Greater love has no one than this, that someone lay down his life for his friends. You are my friends if you do what I command. No longer do I call you servants, for the servant does not know what his master is doing; but I have called you friends. -John 15:13-15
I remember it like it was yesterday. Why? Because it’s hard to forget feeling forgotten. I was working at a summer camp and the other counselors had all gone on an adventure together. I was working in the office when I heard that they had left and I felt the tinge of pain. I quickly told myself, “No, they must have just forgotten that I was working or maybe they didn’t want to disturb me.” But really I was telling myself “They didn’t want me to come along. They don’t think I am fun. They don’t want to be my friends. I don’t belong.”
Unfortunately, little moments like these happen all the time. I want to belong. I want a group of people to call me theirs. Heck, I just want people to call me. I want to be invited to the group hang outs, the late night ice cream runs and spontaneous volleyball games. It’s awful when you don’t feel wanted. When you never get the group text to hang out and you have to witness it later on Instagram? It hurts. It feels like you’ve been wronged.
Thankfully, I can take this hurt to a God who reminds me that He already called me to belong to Him. “Greater love has no one than this, that someone lay down his life for his friends. You are my friends if you do what I command No longer do I call you servants, for the servant does not know what his master is doing; but I have called you friends.” (John 15:13-15). We belong in God’s social circle. Filling ourselves with God’s truths allows our internal compass to always point back to the promise that we were always wanted from the beginning of time.
Even though God satisfies us, it doesn’t mean we still don’t have to live in community with people. There are still things we have to work through and Christ is our ultimate example.
Some of those men Jesus called friends, even brothers, are the same men that turned their back on him. They pretended not to know him and even gave him over to be murdered in public. They wronged him, no doubt. Can you fathom the amount of hurt and betrayal Christ felt?
When it feels like I’ve been wronged, it is easy to want to turn my back on people. That day at camp I protected my hurt feelings by ignoring those friends. I pretended like I didn’t need them to be happy and that I was having a perfectly good time without them. Have you played out this narrative? When friends don’t invite us we respond by saying, “Forget you, I don’t need you as my friend. I’m not going to let you hurt me. And the only way I can deal with that is to ignore you and make you feel the same way I did.”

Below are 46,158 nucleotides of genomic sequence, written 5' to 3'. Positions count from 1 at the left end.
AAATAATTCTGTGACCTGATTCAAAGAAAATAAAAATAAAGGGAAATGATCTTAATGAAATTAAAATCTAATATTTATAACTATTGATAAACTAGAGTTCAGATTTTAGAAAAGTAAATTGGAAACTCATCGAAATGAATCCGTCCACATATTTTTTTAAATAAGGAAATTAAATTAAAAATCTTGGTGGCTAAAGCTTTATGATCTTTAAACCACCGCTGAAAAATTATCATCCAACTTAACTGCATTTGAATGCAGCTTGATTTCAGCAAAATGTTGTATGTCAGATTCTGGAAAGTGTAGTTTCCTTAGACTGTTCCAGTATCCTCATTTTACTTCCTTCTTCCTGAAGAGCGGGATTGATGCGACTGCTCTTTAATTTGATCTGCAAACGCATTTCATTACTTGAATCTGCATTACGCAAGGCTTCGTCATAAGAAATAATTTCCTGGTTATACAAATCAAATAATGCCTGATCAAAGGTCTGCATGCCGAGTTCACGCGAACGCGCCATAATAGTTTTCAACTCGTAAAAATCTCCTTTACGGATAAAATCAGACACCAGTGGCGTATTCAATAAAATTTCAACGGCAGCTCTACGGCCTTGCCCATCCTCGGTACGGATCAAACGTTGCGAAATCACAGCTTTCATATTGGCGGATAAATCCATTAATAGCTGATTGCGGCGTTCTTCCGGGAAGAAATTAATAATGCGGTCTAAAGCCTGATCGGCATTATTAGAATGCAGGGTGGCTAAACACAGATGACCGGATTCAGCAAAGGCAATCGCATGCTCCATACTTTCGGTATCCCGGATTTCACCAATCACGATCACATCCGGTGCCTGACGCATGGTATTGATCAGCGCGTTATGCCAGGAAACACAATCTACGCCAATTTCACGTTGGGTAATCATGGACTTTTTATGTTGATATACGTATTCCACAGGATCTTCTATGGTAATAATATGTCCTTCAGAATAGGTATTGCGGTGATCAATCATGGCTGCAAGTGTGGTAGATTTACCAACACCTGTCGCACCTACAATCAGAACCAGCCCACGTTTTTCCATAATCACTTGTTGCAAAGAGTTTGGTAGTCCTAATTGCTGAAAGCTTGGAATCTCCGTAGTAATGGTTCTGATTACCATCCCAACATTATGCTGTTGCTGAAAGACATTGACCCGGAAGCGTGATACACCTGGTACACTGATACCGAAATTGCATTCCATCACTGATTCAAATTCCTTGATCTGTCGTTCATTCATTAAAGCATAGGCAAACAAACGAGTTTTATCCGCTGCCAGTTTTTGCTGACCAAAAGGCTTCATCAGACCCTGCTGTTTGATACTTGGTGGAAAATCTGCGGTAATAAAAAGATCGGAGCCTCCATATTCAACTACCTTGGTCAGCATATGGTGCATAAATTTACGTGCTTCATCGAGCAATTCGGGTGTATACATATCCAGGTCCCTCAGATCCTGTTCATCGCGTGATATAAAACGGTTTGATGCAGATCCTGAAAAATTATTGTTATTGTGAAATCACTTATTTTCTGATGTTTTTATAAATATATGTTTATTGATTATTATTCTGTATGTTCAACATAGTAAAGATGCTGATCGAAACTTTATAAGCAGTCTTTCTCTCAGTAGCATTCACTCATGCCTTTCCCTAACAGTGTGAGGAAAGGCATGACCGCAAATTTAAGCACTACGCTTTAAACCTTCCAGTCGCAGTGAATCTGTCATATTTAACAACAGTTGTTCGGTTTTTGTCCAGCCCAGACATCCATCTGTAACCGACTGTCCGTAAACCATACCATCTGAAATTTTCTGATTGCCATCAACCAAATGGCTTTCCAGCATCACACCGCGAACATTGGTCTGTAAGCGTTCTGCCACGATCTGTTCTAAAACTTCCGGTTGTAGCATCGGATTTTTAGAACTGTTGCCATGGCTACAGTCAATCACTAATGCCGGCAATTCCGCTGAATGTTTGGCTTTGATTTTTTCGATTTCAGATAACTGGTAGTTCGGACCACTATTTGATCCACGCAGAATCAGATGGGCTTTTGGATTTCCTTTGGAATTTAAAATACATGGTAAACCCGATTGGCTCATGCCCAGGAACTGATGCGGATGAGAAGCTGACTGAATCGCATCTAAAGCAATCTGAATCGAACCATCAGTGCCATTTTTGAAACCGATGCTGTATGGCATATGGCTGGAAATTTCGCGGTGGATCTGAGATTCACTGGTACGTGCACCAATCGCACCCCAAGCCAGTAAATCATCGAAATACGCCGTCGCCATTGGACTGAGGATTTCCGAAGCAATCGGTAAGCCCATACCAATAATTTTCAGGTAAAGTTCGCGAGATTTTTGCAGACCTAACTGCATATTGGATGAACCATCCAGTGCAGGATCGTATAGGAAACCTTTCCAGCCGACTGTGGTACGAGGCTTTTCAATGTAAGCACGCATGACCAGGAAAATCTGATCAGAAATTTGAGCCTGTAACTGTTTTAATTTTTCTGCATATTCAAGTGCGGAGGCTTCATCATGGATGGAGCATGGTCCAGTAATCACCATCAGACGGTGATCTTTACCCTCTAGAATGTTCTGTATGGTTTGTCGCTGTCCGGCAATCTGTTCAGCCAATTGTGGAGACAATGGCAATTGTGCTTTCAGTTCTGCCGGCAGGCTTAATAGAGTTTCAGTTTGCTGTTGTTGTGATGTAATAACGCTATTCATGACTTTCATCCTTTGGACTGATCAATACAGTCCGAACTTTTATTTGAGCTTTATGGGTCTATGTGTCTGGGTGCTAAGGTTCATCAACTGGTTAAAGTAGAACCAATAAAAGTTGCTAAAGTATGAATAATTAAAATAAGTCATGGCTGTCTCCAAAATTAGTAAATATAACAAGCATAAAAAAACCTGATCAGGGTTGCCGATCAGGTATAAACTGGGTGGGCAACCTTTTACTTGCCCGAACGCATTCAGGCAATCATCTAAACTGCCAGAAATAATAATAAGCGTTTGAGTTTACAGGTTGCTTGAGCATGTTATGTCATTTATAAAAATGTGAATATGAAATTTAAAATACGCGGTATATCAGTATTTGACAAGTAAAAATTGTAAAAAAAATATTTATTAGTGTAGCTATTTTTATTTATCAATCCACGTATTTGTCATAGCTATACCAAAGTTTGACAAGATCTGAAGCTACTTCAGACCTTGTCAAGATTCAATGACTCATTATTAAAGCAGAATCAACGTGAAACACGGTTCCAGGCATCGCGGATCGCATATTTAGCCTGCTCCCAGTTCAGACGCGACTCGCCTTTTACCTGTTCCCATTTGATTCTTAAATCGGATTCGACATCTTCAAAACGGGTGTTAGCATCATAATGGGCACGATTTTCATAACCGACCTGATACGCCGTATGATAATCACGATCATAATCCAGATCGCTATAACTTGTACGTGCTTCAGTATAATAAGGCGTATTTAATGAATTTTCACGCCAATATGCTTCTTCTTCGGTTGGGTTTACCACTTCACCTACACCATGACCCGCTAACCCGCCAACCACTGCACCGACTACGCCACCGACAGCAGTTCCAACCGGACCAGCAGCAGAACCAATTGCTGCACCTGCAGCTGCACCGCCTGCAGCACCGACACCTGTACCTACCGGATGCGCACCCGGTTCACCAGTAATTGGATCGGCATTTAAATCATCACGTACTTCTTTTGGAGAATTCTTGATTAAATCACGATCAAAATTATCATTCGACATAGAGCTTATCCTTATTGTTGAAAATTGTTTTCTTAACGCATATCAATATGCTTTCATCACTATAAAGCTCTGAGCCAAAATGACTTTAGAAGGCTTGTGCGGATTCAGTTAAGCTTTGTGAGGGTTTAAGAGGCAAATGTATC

And guess what? That didn’t do me any favors. Nothing good came from my bitterness. I only isolated myself more.
When Christ was wronged, he didn’t isolate his friends. He chose to lay down his life so that we could be welcomed into intimate fellowship with Him. We rejected him and he still felt like we deserved the gift of friendship. What? God loves us so much that He STILL wanted us, he still brought us into His family and He still called us friends despite our rejection? What kind of God is this?
This sacrifice shows me that we need to lay down our lives and place them in God’s hands. Our belonging starts and ends with Him. An abundant feeling of belonging gives us the strength to love despite rejection.
Relationships are a sacrifice. If we go back to John 15, we see Jesus defining friendship as laying down our lives for our friends.
Community is not about our happiness but, about living out day-to-day life with others that may be marked by weakness, difficulty, and failure. Thankfully, it’s also marked by Christ’s love, grace, and joy.
Allow the knowledge of your belonging to impact the way you treat others and invite them to belong. When your friends intentionally or unintentionally make you feel unwanted, find your security in Christ who laid down his life so you would always belong.
What is your gut response when you hear that Christ laid down his life for you, his friend?
How are you taking your abundant belonging and passing it down to others?
How do you see yourself as an agent of creating a space of belonging in your community?
When you begin to feel “left out” or “lonely” extend an invitation to a friend to spend time together. You never know, she may be feeling the same way.